There are few films in recent times that have been prejudged as much as yours before anybody has seen it. Now that people are starting to see it, there is this discomfort level with having to accept the fact that the enhanced interrogation, as the story is told, yielded the clue that led to the discovery of where Osama bin Laden was in Abbottabad. Did your perspective on it change as you were doing the movie?
Boal: I know better than to speak before Jessica, but I’m going to jump in, because there are a couple of premises in your question that I want to take issue with, if that’s okay, and then the writer will hide under the table. First of all, I think that it’s a gross misrepresentation of the film to suggest that it shows this intelligence operation coming down to any single piece of information. I understand those scenes are graphic and unsparing and unsentimental, but I think what the film does over the course of more than two hours is show the complexity of the debate and the number of different ways that information came into the CIA, including in that particular scene. It shows that torture didn’t stop the attack that the characters are worried about and that the information that Jessica and Jason’s characters hear about occurs over a relatively civilized, with emphasis on relatively civilized, context of a hummus and tabouli lunch. But the first part of your question is totally true. The film was a political chew toy before I even wrote a word, and I think that will unfortunately continue and people will bring what they want to see. Our intention was to show the complexity of this debate which is fairly complicated and hopefully have people judge for themselves, but there does appear to be a mischaracterization on that front.
Chastain: That said, I can talk to you a little bit about the idea of what the film was before it came out. I am the worst at keeping secrets. I am the kind of person that the second I buy someone a Christmas present, I tell them what I bought them. I don’t wait until Christmas. I’m not good at it. When I was cast in this, I was so excited about this character of Maya. I found her to be really inspiring, and the script was incredible. It was so eye-opening, but I had to keep it a secret. There was a lot of press coming out, and people were speculating that I was a Navy Seal wife and all this stuff. I had to hold my tongue for a year. I’m very excited that people are now seeing the film, and they’re realizing it’s not a propaganda film, and it doesn’t have an agenda. It just tries to show this moment in history as accurately as possible. In regards to the difficult scenes that these people found themselves in, in playing the character, I felt so much compassion for this woman who really sacrificed so much for this mission. In our film, she becomes a stranger to herself at the end of the film. I loved her from the moment I read her and saw what Mark had created. He took the dry facts of this manhunt, the greatest manhunt in history, and what he was able to do with the dry facts was to create this amazing arc and put the light on the people who worked so hard that never get the acknowledgement for that. I have an enormous amount of compassion for everything they dealt with.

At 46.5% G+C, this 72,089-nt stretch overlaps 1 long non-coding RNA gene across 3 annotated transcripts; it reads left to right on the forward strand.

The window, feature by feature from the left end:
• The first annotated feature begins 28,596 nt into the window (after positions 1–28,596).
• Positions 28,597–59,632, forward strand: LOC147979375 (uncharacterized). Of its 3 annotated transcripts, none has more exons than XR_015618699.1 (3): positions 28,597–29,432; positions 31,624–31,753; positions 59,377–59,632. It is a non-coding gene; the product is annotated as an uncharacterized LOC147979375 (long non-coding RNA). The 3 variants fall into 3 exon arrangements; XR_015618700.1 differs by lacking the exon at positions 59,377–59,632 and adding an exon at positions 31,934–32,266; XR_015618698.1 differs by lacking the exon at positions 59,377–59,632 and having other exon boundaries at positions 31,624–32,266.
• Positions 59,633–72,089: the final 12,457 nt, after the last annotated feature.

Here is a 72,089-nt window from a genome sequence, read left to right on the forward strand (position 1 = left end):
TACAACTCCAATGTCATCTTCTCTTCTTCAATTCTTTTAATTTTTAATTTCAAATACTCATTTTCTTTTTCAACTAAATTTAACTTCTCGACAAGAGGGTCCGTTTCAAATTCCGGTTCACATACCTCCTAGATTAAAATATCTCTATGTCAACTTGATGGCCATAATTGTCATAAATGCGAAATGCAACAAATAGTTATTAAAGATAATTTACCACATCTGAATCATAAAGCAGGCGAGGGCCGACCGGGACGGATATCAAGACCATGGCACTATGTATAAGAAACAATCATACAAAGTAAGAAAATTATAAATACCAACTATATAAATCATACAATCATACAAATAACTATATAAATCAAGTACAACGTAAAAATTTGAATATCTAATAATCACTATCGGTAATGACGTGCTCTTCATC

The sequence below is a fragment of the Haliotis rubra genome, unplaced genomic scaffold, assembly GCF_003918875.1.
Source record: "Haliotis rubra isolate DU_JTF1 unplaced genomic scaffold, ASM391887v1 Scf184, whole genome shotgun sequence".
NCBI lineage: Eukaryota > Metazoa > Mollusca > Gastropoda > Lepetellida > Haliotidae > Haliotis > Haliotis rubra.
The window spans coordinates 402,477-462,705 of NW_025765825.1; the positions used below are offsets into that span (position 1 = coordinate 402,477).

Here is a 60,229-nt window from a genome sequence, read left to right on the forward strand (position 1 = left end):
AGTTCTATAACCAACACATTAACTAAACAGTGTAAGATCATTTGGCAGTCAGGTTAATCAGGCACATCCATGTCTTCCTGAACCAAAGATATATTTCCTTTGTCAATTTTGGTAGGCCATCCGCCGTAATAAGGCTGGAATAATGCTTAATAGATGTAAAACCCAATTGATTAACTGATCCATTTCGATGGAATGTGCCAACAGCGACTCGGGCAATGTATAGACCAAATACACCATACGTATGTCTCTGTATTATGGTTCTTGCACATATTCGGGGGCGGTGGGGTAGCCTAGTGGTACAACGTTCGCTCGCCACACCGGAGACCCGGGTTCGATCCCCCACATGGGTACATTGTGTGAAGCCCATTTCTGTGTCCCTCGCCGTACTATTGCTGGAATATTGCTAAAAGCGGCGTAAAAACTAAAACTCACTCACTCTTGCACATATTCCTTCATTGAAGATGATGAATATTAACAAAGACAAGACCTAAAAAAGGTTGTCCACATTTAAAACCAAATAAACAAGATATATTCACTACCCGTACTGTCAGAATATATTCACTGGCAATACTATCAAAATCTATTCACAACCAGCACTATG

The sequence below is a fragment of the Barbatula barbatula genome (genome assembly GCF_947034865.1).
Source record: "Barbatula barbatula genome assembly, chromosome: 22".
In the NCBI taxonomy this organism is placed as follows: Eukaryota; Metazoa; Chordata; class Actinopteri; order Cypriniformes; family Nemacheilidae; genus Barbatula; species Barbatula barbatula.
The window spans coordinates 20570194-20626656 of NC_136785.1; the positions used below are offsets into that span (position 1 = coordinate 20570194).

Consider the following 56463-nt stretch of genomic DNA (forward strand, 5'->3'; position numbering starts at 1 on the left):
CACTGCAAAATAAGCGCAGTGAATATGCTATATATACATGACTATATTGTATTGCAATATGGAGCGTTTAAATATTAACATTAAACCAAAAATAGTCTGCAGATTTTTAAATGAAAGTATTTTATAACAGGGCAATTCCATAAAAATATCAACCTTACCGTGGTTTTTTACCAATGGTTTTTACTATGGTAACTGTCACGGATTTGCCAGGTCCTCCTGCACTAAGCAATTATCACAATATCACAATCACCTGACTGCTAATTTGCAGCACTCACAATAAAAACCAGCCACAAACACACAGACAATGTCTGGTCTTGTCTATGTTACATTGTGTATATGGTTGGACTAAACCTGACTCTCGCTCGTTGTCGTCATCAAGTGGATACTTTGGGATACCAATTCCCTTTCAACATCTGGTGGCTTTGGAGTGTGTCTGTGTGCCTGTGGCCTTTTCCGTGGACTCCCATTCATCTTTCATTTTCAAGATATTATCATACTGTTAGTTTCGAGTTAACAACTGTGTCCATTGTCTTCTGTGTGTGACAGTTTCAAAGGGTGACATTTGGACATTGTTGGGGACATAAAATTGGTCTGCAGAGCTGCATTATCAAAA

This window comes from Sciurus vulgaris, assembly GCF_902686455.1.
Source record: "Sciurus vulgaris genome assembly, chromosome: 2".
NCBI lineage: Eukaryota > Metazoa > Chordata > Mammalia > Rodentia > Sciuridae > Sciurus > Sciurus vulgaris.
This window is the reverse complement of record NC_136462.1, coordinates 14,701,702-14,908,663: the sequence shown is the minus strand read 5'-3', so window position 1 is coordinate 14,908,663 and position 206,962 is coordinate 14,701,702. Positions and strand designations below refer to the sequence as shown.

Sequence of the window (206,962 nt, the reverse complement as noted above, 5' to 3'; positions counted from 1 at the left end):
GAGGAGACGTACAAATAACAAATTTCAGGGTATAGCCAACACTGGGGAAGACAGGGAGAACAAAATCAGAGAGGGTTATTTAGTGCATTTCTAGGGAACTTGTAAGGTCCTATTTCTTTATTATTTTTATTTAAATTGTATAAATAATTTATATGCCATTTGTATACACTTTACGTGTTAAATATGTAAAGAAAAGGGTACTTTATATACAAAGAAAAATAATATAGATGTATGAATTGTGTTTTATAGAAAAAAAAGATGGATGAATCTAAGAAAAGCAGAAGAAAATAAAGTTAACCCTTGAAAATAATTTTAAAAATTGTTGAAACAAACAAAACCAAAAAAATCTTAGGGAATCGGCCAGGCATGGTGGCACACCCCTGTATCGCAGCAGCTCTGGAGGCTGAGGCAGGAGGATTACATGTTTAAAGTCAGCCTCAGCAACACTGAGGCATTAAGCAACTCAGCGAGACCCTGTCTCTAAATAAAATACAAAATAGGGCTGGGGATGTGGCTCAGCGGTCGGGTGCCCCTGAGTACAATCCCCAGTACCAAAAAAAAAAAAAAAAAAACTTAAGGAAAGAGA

Clarke: I can say that those scenes were really difficult to shoot, but what I loved about the character, and I was always grateful to the people at this table, was that the journey of that man is there for all to see. You get to see exactly what happens, and the fact that it’s coming back into the debate and everything else means that it’s film showing in a way what you can’t understand in a book or in a journalist’s sound byte. For Dan (referring to his character), it’s like Manny Pacquiao. You find that if you want to get a bit of skin, you’d better give a bit of skin, and it costs.
Was there any thought of not including the intense interrogation because it is such a hot potato?
Bigelow: All I can say is personally, as they both mentioned, those sequences were difficult to shoot. I wish it was not part of our history, but it was.
There is a scene where Maya is on the phone and we see a child’s drawing on the wall behind her. Does your character have a child?
Chastain: In my backstory that I created from my imagination for my character, it wasn’t her child, but it was some other part of a family.
Clarke: I also had a child’s tattoo on a number of times. I think, in a way, it’s great to make those things up about how these people maintain this life so far away, doing what they do, and the little things that get them through. For me, the tattoo and maybe the drawings are just something to touch on that kicks you back to home in some kind of way.
Clarke: Well, that is one for the writer, but as an actor, you’re always worried that the monkey is out-acting you. But reading that script for the first time, I’m the same way. It was one of the scenes that really struck out to me. This is one for Mr. Boal.
Boal: I don’t know that I want to explain the symbolism, but it is something that was drawn from life. I was worried when we were shooting it that the monkeys weren’t going to do what they were supposed to do, which was grab the ice cream. The great rule of screenwriting is, don’t ever write anything involving children or animals for that reason. But they did great. They went right for the ice cream, just as scripted, so that was cool.
People tend to underestimate Maya throughout the film because she is beautiful and young and she ends up using that to her advantage. Has that ever come in handy in real life and how have you used it to your advantage?
Chastain: I have no idea how to answer that question. I think in the film, and what was great in this screenplay, and everything about her that’s in the movie, is that at first glance people would dismiss Maya because she appears to be younger than she is. The only thing I can relate to with that is I remember when I was 7 or 8 years old saying I’m going to be an actress when I grew up, and everyone looked at me but [they were] not listening to me. You know, I’m not 17 years old.